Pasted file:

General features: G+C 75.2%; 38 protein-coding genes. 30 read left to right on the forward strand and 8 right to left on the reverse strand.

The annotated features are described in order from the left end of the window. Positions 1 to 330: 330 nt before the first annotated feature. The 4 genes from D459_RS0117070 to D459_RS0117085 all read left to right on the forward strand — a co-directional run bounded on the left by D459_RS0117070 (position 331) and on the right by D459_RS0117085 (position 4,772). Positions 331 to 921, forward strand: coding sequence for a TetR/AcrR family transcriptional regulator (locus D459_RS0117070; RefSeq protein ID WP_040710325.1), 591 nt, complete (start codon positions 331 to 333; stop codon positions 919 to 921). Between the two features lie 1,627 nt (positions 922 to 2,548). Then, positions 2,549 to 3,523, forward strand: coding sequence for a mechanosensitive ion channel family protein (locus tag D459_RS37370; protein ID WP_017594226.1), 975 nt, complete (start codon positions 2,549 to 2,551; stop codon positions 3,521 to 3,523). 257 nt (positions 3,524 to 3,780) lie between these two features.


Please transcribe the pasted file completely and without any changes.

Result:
General features: G+C 75.2%; 38 protein-coding genes. 30 read left to right on the forward strand and 8 right to left on the reverse strand.

The annotated features are described in order from the left end of the window. Positions 1 to 330: 330 nt before the first annotated feature. The 4 genes from D459_RS0117070 to D459_RS0117085 all read left to right on the forward strand — a co-directional run bounded on the left by D459_RS0117070 (position 331) and on the right by D459_RS0117085 (position 4,772). Positions 331 to 921, forward strand: coding sequence for a TetR/AcrR family transcriptional regulator (locus D459_RS0117070; RefSeq protein ID WP_040710325.1), 591 nt, complete (start codon positions 331 to 333; stop codon positions 919 to 921). Between the two features lie 1,627 nt (positions 922 to 2,548). Then, positions 2,549 to 3,523, forward strand: coding sequence for a mechanosensitive ion channel family protein (locus tag D459_RS37370; protein ID WP_017594226.1), 975 nt, complete (start codon positions 2,549 to 2,551; stop codon positions 3,521 to 3,523). 257 nt (positions 3,524 to 3,780) lie between these two features.